Featuring films from Mexico, Italy, Japan and numerous other countries, Cinema Lamont is aiming to foster cross-cultural understanding through the power of world cinema.
The non-profit pop-up cinema showcases a wide-range of world cinema at various venues across Metro Detroit; from the Senate Theater, to The Michigan Theater, to even non-traditional screening locations like the Lost River.
Founder and president of Cinema Lamont, Josh Gardner, is a passionate cinephile and has over ten years of experience in film exhibition. He prides himself in bringing people together through the movie-going experience and believes that art, no matter where it originates, can inspire anyone.
“It’s a challenging time in the world with a lot dividing us, but art can bring people together,” Gardner said.
Gardner has experience with film exhibition as he worked at the American Film Institute in Washington D.C. before moving to Detroit, and said that the diverse communities of the area allows Cinema Lamont to engage with people with all different backgrounds. This allows them to not only shine a light on cultures and lifestyles some might not be familiar with, but also engage with those who are familiar with the culture.
“The Metro Detroit area allows us to show a wide variety of films in numerous spaces. We have no boundaries and show a little bit of everything,” Gardner said.
Last summer saw Cinema Lamont host their biggest project yet in their first-ever Spanish Language Film Festival. The festival opened at Southwest Detroit’s Senate Theater and was headlined by the Penelope Cruz film, The Queen of Spain. This year, the group will be hosting an Arab Film Series that features new and classic films by Arab and Arab American filmmakers.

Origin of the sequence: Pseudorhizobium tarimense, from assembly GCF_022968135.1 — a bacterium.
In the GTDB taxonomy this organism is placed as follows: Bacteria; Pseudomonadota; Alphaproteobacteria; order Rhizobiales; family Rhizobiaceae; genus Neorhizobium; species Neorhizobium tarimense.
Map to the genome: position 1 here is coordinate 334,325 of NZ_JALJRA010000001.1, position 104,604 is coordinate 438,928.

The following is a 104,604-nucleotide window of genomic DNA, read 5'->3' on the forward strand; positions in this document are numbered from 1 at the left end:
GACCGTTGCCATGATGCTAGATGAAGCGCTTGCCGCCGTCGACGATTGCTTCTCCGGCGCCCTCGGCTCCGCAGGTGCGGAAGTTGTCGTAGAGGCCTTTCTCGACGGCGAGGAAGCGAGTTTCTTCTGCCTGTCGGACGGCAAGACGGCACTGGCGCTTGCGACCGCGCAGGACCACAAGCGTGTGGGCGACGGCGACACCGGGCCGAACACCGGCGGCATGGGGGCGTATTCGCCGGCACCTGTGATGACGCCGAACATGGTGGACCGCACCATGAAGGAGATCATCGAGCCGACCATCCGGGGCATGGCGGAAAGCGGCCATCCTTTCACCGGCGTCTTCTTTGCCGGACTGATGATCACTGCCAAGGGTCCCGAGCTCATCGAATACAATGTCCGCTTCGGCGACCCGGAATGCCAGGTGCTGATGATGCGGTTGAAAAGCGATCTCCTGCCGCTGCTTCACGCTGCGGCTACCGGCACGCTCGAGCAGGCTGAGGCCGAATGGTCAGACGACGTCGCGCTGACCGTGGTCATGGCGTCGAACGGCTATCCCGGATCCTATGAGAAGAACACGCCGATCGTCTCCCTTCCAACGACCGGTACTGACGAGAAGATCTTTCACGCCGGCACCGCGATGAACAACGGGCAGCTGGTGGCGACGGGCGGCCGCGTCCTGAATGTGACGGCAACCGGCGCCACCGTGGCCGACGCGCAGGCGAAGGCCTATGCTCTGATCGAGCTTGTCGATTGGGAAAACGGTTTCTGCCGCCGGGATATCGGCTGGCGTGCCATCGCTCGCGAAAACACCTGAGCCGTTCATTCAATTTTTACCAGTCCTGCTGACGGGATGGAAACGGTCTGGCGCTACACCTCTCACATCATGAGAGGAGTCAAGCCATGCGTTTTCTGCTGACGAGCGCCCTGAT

The festival also features films and programs that are directed and curated by women. This shines a light on the power of women directors, politicians, and community activists. The next installment of the series is set for Thursday, April 18 at the Arab American National Museum with a screening of Wild Relatives.
Cinema Lamont has plenty of exciting events coming up including a screening of the Mexican film, Midnight Family, as part of the Freep Film Festival on Thursday, April 11 at the Oloman Cafe. The group is also getting ready for their popular Cine Mexico Now, which will return for its third year this fall.
You can support Cinema Lamont and help them continue to bring important global cinema to Detroit by donating to the organization. You can keep up with all of their screenings and events on their website and Facebook page.